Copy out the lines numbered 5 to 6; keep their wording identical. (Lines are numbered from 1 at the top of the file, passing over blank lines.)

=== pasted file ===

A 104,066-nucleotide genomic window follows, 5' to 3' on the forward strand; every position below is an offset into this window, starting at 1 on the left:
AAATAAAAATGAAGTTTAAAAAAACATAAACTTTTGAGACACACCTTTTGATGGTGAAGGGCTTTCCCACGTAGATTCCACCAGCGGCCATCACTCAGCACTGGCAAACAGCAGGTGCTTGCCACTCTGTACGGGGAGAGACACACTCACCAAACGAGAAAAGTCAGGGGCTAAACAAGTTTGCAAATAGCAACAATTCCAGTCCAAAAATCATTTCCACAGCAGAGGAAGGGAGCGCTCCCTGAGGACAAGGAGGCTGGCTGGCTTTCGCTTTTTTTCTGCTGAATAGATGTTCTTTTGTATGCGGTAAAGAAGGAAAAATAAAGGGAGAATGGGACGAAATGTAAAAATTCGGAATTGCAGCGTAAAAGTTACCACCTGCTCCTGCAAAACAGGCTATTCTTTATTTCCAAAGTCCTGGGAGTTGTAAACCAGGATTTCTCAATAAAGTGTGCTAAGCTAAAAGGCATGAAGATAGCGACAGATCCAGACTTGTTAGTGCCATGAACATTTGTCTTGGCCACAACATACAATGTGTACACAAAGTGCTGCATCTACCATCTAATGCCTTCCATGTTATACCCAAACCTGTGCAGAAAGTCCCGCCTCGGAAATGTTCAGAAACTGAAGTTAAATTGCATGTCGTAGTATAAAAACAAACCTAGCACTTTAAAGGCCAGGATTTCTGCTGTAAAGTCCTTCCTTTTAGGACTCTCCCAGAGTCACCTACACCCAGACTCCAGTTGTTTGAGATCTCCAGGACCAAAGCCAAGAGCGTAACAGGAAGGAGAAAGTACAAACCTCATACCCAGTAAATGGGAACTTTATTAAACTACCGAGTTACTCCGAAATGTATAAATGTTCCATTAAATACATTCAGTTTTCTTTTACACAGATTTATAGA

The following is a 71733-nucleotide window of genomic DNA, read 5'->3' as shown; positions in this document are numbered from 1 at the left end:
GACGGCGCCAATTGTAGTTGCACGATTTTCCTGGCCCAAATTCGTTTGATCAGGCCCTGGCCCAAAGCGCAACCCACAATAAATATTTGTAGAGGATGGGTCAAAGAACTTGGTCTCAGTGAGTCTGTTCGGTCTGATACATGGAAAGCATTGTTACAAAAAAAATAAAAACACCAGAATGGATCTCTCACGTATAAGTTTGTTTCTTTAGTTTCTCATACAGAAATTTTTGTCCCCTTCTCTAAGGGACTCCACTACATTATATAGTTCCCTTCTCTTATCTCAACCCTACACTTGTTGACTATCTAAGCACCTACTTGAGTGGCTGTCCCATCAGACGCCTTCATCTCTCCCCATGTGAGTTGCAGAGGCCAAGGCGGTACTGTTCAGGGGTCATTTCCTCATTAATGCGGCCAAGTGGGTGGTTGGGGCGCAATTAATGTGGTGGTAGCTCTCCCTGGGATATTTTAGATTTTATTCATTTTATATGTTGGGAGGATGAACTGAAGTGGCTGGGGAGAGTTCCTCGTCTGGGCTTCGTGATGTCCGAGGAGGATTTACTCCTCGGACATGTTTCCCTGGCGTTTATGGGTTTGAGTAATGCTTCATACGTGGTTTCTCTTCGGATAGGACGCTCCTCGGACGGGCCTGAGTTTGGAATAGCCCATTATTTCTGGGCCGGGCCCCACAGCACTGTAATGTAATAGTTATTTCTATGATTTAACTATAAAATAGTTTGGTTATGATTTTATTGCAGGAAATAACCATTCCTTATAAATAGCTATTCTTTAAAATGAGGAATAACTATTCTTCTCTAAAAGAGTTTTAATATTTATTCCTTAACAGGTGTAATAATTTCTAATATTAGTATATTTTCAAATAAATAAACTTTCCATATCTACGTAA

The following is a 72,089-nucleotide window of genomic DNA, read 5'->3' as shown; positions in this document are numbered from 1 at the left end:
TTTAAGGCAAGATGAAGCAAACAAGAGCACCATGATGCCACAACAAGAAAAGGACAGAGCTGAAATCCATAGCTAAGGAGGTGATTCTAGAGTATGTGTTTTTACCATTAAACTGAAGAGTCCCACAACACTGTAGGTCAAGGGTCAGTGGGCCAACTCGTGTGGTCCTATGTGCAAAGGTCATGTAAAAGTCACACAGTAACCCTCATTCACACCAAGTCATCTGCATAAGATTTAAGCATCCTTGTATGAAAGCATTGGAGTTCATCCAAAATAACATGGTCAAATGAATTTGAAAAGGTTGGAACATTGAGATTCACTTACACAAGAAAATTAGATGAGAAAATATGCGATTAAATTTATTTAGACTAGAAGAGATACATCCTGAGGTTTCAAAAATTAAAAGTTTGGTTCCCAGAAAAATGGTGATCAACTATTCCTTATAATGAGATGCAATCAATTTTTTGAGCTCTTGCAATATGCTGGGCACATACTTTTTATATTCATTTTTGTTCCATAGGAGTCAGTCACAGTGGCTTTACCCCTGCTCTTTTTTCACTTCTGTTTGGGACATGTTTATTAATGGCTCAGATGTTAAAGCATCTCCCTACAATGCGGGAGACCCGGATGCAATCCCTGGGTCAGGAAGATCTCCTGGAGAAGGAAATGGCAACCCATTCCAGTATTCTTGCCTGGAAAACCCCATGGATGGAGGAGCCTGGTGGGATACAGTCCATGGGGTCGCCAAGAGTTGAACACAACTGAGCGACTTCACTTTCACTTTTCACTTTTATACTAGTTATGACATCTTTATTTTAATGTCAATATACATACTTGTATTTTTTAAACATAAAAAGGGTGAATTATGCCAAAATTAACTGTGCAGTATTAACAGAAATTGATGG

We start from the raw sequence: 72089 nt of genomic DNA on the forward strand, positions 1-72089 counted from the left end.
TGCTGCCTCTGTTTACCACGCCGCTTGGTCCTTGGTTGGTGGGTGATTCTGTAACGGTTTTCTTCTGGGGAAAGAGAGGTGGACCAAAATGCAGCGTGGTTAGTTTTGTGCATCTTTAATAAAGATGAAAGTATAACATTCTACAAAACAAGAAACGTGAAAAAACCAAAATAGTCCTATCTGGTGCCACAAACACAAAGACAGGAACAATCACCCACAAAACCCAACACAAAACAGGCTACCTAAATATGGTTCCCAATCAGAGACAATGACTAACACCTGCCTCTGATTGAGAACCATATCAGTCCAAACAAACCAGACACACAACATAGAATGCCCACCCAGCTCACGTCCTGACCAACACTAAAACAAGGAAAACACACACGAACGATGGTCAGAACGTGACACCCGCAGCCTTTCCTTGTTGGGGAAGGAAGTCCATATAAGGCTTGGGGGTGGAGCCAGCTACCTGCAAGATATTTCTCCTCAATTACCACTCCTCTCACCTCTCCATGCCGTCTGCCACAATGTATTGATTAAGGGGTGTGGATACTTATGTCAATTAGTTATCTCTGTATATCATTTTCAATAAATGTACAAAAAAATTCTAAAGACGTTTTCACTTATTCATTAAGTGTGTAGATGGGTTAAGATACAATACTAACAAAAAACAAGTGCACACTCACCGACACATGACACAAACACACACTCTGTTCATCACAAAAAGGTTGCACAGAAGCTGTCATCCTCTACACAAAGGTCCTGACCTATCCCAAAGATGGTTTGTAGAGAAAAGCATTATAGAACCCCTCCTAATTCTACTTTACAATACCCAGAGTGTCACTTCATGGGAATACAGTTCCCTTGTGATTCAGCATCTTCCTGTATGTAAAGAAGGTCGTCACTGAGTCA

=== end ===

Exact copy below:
The following is a 72,089-nucleotide window of genomic DNA, read 5'->3' as shown; positions in this document are numbered from 1 at the left end:
TTTAAGGCAAGATGAAGCAAACAAGAGCACCATGATGCCACAACAAGAAAAGGACAGAGCTGAAATCCATAGCTAAGGAGGTGATTCTAGAGTATGTGTTTTTACCATTAAACTGAAGAGTCCCACAACACTGTAGGTCAAGGGTCAGTGGGCCAACTCGTGTGGTCCTATGTGCAAAGGTCATGTAAAAGTCACACAGTAACCCTCATTCACACCAAGTCATCTGCATAAGATTTAAGCATCCTTGTATGAAAGCATTGGAGTTCATCCAAAATAACATGGTCAAATGAATTTGAAAAGGTTGGAACATTGAGATTCACTTACACAAGAAAATTAGATGAGAAAATATGCGATTAAATTTATTTAGACTAGAAGAGATACATCCTGAGGTTTCAAAAATTAAAAGTTTGGTTCCCAGAAAAATGGTGATCAACTATTCCTTATAATGAGATGCAATCAATTTTTTGAGCTCTTGCAATATGCTGGGCACATACTTTTTATATTCATTTTTGTTCCATAGGAGTCAGTCACAGTGGCTTTACCCCTGCTCTTTTTTCACTTCTGTTTGGGACATGTTTATTAATGGCTCAGATGTTAAAGCATCTCCCTACAATGCGGGAGACCCGGATGCAATCCCTGGGTCAGGAAGATCTCCTGGAGAAGGAAATGGCAACCCATTCCAGTATTCTTGCCTGGAAAACCCCATGGATGGAGGAGCCTGGTGGGATACAGTCCATGGGGTCGCCAAGAGTTGAACACAACTGAGCGACTTCACTTTCACTTTTCACTTTTATACTAGTTATGACATCTTTATTTTAATGTCAATATACATACTTGTATTTTTTAAACATAAAAAGGGTGAATTATGCCAAAATTAACTGTGCAGTATTAACAGAAATTGATGG